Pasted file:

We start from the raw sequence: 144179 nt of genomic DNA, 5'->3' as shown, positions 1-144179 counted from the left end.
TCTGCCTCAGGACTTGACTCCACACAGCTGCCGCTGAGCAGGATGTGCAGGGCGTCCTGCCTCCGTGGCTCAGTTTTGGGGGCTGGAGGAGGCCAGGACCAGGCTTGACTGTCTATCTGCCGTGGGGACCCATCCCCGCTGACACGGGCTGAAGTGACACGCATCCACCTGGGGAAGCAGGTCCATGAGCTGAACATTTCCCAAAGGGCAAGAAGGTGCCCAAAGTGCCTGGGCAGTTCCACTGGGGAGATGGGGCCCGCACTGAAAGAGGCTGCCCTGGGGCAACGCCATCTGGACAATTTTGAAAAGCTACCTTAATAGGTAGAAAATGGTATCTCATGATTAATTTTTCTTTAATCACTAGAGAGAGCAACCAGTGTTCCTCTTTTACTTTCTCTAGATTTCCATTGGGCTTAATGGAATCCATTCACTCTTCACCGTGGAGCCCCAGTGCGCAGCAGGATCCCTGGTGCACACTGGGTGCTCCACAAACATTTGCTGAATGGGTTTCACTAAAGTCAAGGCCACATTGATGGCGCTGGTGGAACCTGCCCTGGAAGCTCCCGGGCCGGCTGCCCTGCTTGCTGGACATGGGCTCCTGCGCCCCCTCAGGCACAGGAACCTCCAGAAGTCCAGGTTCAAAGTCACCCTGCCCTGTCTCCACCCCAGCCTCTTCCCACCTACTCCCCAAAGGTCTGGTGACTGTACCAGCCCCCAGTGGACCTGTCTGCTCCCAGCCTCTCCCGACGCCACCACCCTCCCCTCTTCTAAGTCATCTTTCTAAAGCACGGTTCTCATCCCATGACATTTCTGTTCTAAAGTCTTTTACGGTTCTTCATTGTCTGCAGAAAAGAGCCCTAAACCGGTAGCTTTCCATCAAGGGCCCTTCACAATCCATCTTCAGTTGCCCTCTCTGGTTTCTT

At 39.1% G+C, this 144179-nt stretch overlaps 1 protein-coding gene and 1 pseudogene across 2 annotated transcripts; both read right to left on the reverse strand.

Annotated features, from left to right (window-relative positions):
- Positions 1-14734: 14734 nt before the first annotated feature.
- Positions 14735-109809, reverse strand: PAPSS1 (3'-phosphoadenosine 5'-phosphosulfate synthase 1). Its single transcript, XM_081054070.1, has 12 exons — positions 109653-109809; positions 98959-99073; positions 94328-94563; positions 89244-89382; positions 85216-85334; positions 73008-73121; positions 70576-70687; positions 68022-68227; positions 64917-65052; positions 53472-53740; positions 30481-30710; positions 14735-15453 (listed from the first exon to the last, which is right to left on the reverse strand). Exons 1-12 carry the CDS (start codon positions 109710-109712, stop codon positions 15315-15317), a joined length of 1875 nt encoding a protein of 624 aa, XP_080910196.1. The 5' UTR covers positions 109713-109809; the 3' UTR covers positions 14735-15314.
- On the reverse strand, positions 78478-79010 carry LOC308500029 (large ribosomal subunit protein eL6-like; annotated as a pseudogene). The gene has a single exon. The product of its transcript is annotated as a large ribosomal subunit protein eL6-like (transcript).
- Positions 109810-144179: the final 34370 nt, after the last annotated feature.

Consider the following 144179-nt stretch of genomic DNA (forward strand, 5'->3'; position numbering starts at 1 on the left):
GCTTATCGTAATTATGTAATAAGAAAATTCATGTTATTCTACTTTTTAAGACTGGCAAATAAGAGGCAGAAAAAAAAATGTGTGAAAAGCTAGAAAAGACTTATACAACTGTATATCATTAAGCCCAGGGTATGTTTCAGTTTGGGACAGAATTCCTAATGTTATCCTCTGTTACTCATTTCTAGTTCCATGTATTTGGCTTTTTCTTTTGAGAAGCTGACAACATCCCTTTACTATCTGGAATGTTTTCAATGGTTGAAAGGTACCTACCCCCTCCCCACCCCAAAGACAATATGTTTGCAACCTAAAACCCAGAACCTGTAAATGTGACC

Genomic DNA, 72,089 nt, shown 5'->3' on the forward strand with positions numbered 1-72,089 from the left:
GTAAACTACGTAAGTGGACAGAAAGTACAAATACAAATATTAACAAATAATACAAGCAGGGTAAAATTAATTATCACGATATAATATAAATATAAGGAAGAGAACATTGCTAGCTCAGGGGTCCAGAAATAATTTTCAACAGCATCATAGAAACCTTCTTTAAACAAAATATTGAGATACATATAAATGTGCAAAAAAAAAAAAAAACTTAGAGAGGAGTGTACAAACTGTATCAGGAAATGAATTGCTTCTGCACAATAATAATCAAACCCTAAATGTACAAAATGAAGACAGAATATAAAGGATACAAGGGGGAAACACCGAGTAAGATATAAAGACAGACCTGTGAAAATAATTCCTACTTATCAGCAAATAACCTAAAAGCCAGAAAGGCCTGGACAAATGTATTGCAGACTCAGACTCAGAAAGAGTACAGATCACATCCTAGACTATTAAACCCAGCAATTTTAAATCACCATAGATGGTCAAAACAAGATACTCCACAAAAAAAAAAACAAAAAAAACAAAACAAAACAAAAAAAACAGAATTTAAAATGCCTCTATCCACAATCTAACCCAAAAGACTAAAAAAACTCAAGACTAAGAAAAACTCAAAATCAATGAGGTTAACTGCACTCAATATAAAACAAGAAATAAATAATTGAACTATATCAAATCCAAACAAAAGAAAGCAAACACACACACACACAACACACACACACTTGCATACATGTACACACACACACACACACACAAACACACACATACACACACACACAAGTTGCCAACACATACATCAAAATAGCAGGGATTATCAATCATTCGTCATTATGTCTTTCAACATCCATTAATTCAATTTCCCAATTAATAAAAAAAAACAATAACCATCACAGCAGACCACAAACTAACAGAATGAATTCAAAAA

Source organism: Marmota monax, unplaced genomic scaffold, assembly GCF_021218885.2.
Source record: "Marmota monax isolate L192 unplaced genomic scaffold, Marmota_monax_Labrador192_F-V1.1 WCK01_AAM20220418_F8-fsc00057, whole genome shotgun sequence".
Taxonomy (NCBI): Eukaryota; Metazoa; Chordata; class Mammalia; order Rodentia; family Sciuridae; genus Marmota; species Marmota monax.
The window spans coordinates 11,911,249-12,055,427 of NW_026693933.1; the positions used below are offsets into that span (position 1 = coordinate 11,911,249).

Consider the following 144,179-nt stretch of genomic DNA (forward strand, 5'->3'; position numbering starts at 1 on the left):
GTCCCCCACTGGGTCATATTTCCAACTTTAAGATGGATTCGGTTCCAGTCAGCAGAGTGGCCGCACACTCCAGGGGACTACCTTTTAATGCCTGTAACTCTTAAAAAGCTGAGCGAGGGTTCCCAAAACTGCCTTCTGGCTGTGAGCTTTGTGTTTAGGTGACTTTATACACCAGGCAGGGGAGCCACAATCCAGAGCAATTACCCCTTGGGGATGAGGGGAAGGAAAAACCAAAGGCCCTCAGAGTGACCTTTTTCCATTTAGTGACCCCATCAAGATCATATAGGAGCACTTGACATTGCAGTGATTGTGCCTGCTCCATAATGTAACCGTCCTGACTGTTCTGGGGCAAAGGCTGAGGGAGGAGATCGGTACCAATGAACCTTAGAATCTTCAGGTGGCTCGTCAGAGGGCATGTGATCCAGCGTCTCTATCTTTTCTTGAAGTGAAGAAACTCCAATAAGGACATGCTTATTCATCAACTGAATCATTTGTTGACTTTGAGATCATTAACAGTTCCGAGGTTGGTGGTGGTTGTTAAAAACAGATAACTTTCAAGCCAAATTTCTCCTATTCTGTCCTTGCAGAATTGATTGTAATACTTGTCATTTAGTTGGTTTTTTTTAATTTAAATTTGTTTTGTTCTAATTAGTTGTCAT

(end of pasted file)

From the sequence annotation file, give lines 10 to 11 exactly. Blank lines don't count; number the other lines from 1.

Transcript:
GCTTATCGTAATTATGTAATAAGAAAATTCATGTTATTCTACTTTTTAAGACTGGCAAATAAGAGGCAGAAAAAAAAATGTGTGAAAAGCTAGAAAAGACTTATACAACTGTATATCATTAAGCCCAGGGTATGTTTCAGTTTGGGACAGAATTCCTAATGTTATCCTCTGTTACTCATTTCTAGTTCCATGTATTTGGCTTTTTCTTTTGAGAAGCTGACAACATCCCTTTACTATCTGGAATGTTTTCAATGGTTGAAAGGTACCTACCCCCTCCCCACCCCAAAGACAATATGTTTGCAACCTAAAACCCAGAACCTGTAAATGTGACC

Genomic DNA, 72,089 nt, shown 5'->3' on the forward strand with positions numbered 1-72,089 from the left: